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Glossary of Art Terms: 'E'

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In visual arts, an edition is a set of duplicate prints or casts of a particular image. The types of reproduction that the term edition refers to can be offset-lithography, lithographs, serigraphs, etchings, offset-lithography or cast sculpture. If the number of prints to be produced is unlimited, the edition is usually referred to as an open edition, whereas if the number if prints is predetermined and limited, the edition is then referred to as a limited edition. These limited edition prints are usually signed and numbered indicating the sequential number of the print and the edition size. Many states have laws governing how limited edition prints are marketed.


A method of printing where the image is cut into a metal plate with a sharp tool called a graver. The resulting grooves of the engraved metal surface are inked and then the plate and paper are pressed together through a printing press to transfer the image. See etching for a similar method of printing.

en plein air

French for "in open air," used to describe paintings that have been executed outdoors, rather than in the studio. Plein air painting was taken up by the English painters Richard Parks Bonington and John Constable, and the French painters of the Barbizon School, and it became central to Impressionism. Its widespread practice was influenced by the emergence of more portable easels and the growing availability of paint sold in tubes. This practice was an important development in the art world as it allowed artist to produce works at the very moment of inspiration.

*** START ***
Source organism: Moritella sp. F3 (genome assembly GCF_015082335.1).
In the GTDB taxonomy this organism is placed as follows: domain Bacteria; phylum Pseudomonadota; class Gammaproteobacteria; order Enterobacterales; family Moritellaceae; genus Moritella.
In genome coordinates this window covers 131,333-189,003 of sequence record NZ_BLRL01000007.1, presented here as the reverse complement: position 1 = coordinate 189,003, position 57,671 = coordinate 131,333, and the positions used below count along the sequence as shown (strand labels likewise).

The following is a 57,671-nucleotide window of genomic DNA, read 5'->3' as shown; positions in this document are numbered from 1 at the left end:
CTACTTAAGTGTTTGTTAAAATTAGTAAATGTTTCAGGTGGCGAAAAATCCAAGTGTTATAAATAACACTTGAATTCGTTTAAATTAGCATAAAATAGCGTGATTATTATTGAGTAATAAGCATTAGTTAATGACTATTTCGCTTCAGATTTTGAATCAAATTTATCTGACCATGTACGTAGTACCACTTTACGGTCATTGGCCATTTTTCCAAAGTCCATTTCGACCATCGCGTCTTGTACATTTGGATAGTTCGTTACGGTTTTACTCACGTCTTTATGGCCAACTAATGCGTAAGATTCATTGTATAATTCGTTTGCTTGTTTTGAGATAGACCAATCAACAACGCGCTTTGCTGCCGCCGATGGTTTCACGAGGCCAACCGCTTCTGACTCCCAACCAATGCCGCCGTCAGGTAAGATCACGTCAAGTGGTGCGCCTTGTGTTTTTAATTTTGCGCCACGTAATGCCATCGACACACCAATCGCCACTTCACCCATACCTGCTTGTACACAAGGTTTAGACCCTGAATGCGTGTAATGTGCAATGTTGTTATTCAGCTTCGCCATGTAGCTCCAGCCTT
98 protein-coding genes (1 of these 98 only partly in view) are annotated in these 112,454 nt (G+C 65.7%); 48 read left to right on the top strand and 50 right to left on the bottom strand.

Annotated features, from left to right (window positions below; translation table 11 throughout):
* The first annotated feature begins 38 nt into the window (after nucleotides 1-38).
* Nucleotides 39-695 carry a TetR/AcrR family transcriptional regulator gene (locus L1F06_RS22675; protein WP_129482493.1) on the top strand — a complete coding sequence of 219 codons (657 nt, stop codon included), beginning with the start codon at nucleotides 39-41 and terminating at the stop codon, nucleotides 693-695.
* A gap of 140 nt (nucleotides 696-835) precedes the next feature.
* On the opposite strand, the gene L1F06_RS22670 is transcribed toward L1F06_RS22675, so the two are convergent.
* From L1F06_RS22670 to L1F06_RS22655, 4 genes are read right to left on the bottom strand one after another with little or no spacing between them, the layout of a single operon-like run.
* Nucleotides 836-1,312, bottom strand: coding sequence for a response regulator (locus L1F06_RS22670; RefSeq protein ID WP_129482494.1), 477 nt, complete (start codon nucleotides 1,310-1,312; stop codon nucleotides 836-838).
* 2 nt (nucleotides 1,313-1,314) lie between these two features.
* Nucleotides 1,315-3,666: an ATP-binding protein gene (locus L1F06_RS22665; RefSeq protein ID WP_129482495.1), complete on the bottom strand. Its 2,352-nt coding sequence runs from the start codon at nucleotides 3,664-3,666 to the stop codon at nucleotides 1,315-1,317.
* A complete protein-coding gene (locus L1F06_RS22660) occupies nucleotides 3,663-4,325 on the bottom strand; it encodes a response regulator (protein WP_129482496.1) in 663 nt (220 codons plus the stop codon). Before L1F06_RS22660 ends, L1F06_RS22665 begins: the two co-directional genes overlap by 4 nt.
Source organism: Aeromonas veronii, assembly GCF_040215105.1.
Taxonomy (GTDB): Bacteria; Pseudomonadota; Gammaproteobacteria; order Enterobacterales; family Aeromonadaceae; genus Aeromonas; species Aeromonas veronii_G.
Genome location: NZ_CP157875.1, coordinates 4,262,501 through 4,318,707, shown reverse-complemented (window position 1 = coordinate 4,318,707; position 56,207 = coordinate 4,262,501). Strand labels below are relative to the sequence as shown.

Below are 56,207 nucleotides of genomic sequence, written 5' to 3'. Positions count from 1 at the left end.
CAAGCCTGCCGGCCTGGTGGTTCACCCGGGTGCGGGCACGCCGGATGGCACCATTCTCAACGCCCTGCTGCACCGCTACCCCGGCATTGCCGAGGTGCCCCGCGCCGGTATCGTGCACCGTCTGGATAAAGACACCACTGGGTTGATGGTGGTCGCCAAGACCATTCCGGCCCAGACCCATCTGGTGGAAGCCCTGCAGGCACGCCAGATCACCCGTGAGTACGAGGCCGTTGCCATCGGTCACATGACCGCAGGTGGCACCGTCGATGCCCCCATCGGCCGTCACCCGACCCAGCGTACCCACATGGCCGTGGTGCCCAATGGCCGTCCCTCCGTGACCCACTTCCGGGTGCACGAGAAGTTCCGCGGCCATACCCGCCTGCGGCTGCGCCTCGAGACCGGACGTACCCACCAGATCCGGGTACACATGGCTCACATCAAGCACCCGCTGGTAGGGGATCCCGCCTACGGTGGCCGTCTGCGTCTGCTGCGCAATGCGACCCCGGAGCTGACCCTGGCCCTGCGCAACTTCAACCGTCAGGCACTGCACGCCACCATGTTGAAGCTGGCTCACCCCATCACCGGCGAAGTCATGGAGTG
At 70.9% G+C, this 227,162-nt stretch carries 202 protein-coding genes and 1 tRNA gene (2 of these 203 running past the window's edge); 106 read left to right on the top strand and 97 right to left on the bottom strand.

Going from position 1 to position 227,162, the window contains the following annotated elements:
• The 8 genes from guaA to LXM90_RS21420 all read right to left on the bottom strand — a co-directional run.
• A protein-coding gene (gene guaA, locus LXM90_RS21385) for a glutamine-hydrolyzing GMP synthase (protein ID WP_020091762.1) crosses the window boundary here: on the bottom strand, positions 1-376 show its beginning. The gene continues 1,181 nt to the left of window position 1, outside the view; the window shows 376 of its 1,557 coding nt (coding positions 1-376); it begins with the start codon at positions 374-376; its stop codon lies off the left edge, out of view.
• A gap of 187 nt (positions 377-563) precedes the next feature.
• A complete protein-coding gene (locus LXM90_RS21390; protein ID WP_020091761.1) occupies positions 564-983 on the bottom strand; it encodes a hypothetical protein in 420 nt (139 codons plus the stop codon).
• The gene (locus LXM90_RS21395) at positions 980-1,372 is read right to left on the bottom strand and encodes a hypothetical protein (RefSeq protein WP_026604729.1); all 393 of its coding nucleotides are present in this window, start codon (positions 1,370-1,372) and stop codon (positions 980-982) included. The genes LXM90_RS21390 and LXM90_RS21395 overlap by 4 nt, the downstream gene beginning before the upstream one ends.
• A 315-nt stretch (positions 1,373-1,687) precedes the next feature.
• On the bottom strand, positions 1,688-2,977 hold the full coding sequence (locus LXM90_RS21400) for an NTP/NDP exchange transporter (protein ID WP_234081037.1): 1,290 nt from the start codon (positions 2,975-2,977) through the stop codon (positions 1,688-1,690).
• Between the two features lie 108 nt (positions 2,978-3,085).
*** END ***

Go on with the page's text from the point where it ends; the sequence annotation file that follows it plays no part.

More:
An intaglio printing process in which various etching needles are used to draw into a wax ground applied over a metal plate. The plate is then submerged in a series of acid baths, each biting into the metal surface only where unprotected by the ground. The ground is then removed and ink is forced into the etched grooves. When the plate surface is wiped clean only the ink from the grooves are applied to the paper during printing. Etching is sometimes confused with engraving.


In the world of Fine Art, a usually formal public display of the works of either an individual artist or several artists represented by a Fine Art gallery hosting the event. Often referred to simply as an artist's "show".


An art movement dominant in Germany from 1905-1925, especially Die Brücke and Blaue Reiter, which are usually referred to as German Expressionism. Some of the movement's leading painters were Vincent van Gogh, Paul Gauguin, Edvard Munch, Wassily Kandinsky among others. Expressionist painters emphasized subjective expression of their inner experiences.